The library analogy is a good one.
Paul, the two approaches you mention to locating files on disk are in fact two legitimate storage allocation strategies used in file systems. They're called "First (or Next) Fit" and "Best Fit". Each has advantages and disadvantages, the most obvious being the one you've observed - the conflicting outcome regarding file fragmentation and drive (free-space) fragmentation.
First fit is faster to allocate locations. Next fit should be faster again as it works the same way, but the next available physical location is used instead of continually re-scanning from the beginning.
Best fit is slower because potentially all of the available empty slots have to be assessed in order to find the one closest to the required size.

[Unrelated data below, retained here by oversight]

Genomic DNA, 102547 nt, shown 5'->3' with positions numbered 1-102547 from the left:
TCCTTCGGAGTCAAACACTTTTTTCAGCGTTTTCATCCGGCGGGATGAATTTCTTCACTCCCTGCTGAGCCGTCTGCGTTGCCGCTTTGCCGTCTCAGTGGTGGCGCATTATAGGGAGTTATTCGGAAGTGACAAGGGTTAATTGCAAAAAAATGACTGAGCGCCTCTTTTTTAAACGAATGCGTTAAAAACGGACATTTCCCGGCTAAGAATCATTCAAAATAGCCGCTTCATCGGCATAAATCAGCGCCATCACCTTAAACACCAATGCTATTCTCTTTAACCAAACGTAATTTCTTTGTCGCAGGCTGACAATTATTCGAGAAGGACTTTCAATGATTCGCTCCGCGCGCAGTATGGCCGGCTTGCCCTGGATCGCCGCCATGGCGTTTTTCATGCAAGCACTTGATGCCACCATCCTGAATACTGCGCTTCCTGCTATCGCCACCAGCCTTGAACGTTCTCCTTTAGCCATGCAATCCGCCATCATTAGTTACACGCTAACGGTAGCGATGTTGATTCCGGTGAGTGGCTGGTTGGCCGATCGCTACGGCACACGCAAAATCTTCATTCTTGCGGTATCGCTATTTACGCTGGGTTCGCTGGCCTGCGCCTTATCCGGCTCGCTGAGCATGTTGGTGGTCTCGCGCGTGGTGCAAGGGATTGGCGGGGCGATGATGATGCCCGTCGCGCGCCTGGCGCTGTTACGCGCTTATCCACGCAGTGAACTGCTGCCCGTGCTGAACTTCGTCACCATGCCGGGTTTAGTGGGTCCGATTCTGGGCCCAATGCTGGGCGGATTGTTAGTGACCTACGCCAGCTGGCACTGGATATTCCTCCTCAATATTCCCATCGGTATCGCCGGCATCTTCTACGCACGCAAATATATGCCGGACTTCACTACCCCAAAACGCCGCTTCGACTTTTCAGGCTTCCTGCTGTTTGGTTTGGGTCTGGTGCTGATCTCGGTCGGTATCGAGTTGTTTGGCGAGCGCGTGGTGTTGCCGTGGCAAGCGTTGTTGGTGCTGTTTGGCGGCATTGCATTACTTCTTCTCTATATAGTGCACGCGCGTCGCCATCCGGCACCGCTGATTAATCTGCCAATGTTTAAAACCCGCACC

File/operating systems tend to use faster strategies to enhance performance.
The extension of an existing file (concatenation) you've mentioned is another consideration. Adding content to a file like a Word .doc file may or may not change its size. A plain text file enlarges in direct response to its content, a file like a .doc file is a database in which adding a word may not affect the filesize, or may make a disproportionate adjustment in space allocation. And this is complicated by Word creating a backup file while an existing file is being edited. So that will also move the location of available space for the active file.
The choice is made to aviod the complexity and processing overhead of fragmentation reduction during file access, as computers are productivity orientated, especially in commercial environments. The "time-wasting" overhead is offloaded into the separate process of defragmentation, which can then be done in otherwise unproductive "offline" time. The strategies actually trace right back to early computing days when processing time was very expensive and clients paid for it by the minute.
Edited by Platypus, 17 May 2010 - 01:08 AM.